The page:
America's
Puckery
Persimmon
Discover
Early American Life Magazine
December 2006

Text and Images by "Wildman" Steve Brill

AN IMPORTANT FOOD SOURCE FOR NATIVE AMERICANS AND COLONISTS, WILD PERSIMMONS REMAIN A WONDERFUL, RENEWABLE RESOURCE TOO OFTEN OVERLOOKED. HERE'S WHAT YOU NEED TO KNOW TO ENJOY THIS MAGNIFICENT WILD FRUIT YEAR AFTER YEAR.
American Persimmon Fruit
Late in ripening, persimmons often cling to the tree well after the first frost, which has misled many people to believe that frost was necessary for taming the tart taste of the immature fruit. Although a ripe persimmon lacks the shelf appeal of commercial fruit (like Red Delicious apples), it can be a taste delight.

If it be not ripe it will drawe a mans mouth awrie with much torment; but when it is ripe, it is as delicious as an Apricock," wrote Captain John Smith about an unusual orange fruit the settlers in Jamestown discovered. Indeed, the persimmons found by the first Virginians looked like apricots-on the brown side of orange and about the size of a small plum.

Unripe, the flavor suited only those on the far side of starvation, a place America's first colonists too often found themselves. But, resourceful as they were, they (with the advice of their native hosts) learned how to find the puckery fruit to help them through the chilly winter months when the larder was otherwise bare. Left to ripen on the tree, the colonists noted the persimmon was "very sweet and pleasant to the taste, and yields on distillation, after fermentation, a quality of spirits."

Colonial Americans valued persimmons highly because they were easily accessible and high in pectin, so they could be turned into puddings without additional thickeners or sweeteners. Country folk mixed "simmons" with cornmeal and brewed this into "simmon beer." They made vinegar with the fruit, and toasted the seeds to make a coffee substitute. In Appalachia, people also brewed beer with the dried seeds.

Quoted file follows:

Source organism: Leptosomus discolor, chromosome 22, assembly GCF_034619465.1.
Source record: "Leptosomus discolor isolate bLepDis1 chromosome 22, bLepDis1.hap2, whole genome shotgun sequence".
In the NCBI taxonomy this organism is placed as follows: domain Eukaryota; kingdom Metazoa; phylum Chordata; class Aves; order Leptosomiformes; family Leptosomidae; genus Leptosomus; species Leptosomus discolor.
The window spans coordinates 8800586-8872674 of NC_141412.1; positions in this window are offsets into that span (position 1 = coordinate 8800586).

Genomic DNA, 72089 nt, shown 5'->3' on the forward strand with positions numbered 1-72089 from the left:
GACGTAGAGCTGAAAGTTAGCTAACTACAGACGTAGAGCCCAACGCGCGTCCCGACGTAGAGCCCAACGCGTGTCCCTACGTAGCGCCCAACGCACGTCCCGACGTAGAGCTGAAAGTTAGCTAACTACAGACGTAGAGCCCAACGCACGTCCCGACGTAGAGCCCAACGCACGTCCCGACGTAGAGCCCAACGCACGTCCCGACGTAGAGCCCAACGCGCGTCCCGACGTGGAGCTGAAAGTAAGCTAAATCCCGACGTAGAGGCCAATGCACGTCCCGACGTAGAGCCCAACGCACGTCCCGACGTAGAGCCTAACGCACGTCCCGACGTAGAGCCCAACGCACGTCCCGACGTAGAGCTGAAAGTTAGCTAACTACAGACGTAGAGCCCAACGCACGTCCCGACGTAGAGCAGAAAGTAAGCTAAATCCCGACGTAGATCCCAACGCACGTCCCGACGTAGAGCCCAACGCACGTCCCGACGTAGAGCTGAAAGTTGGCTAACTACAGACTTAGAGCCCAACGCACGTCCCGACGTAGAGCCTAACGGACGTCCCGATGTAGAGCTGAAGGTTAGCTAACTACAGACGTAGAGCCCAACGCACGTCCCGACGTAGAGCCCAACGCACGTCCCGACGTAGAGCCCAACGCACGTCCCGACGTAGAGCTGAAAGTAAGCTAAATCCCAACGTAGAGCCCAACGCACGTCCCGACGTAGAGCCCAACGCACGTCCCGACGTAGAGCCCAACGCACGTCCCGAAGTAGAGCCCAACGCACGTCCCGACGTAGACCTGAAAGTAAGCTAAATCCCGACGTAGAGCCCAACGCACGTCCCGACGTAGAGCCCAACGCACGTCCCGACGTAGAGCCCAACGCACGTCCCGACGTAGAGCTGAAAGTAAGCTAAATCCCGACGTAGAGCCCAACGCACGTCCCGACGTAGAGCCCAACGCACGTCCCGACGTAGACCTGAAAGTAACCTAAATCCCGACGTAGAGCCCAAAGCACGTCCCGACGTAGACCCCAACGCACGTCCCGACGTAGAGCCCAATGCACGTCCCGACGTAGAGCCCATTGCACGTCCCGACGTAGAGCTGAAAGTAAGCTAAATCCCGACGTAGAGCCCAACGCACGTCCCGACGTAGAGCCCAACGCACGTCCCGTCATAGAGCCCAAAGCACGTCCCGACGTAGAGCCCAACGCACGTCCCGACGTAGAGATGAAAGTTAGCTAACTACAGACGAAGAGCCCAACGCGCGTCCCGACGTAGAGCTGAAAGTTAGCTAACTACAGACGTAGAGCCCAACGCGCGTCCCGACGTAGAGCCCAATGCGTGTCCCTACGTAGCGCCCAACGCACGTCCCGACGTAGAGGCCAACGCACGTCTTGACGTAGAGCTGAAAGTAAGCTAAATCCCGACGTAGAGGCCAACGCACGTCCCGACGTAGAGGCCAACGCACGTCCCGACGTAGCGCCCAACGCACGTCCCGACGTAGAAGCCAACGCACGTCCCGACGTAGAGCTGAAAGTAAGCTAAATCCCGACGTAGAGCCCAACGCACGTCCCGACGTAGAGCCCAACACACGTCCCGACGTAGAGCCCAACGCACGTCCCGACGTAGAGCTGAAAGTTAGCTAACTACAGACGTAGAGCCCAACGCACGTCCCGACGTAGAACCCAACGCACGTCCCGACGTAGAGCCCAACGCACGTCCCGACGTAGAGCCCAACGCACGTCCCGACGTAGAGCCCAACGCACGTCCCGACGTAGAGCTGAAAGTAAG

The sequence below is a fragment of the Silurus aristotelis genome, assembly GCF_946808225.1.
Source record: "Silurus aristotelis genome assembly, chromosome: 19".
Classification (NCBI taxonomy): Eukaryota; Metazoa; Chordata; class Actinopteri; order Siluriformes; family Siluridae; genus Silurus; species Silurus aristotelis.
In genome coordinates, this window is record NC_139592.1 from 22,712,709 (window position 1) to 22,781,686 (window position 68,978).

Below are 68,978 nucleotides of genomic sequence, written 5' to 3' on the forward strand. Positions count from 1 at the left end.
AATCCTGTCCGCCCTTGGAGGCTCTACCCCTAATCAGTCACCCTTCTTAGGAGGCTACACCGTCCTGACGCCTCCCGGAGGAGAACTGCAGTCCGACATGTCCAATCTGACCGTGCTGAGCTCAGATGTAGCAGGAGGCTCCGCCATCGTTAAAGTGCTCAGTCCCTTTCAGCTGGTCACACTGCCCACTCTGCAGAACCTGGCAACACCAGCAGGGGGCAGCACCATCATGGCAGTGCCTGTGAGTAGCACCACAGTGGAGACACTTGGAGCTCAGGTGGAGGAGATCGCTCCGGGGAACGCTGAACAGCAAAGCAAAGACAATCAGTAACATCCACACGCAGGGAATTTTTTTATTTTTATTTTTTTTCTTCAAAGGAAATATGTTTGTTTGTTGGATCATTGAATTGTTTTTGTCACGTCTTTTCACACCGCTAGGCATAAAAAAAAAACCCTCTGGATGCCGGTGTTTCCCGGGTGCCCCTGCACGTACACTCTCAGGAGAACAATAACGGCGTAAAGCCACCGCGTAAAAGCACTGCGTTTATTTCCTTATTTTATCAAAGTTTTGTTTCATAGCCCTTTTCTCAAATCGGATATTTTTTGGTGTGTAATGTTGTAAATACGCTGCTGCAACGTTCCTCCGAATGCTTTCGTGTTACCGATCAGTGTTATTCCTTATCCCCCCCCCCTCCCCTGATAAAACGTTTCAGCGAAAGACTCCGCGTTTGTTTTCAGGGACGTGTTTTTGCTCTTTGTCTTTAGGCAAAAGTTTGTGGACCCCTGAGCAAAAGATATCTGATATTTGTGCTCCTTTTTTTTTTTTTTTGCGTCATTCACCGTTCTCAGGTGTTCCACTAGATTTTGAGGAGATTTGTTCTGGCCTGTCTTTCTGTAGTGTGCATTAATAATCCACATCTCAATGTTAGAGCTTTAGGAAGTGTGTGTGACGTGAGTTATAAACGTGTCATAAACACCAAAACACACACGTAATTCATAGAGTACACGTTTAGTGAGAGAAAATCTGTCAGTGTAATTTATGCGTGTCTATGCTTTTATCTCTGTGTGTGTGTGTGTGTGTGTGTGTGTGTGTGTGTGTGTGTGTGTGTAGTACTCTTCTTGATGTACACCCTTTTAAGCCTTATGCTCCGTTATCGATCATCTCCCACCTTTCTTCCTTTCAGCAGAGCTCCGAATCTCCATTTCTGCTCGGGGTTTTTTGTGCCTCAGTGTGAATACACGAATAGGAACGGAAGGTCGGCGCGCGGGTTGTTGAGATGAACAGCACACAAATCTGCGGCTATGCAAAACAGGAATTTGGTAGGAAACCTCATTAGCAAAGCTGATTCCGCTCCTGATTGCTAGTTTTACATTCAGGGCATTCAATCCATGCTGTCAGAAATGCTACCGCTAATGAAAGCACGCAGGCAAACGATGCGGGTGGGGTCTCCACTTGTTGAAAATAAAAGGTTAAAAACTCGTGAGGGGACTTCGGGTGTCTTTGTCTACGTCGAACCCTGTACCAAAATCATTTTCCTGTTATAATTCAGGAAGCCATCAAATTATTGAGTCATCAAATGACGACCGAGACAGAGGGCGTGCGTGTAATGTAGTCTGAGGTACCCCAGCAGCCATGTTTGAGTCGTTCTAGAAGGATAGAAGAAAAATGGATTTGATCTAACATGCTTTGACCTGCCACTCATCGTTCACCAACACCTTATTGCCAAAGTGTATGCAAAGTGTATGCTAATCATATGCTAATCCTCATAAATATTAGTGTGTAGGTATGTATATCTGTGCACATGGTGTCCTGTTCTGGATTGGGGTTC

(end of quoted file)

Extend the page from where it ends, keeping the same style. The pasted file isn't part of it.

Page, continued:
Native Americans used persimmons in gruel, cornbread, and pudding. They supposedly used them with the sweet pulp of honey locust pods to make an alcoholic beverage. They also mixed persimmons with corn meal and processed, ground acorns to make breads, soups, and stew. Eastern tribes also prized dried persimmons as a nutritious winter food. The word persimmon comes from the Algonquian words for dried fruit—putchamin, pasiminan, or pessamin.

As a foraging teacher who loves to cook, I've used persimmons in fruit salads, pastries, jam, ice cream, pancakes, sauces, cookies, breads, smoothies, and cakes. It's hard to go wrong with this fruit in virtually any dessert recipe.

Immature Persimmons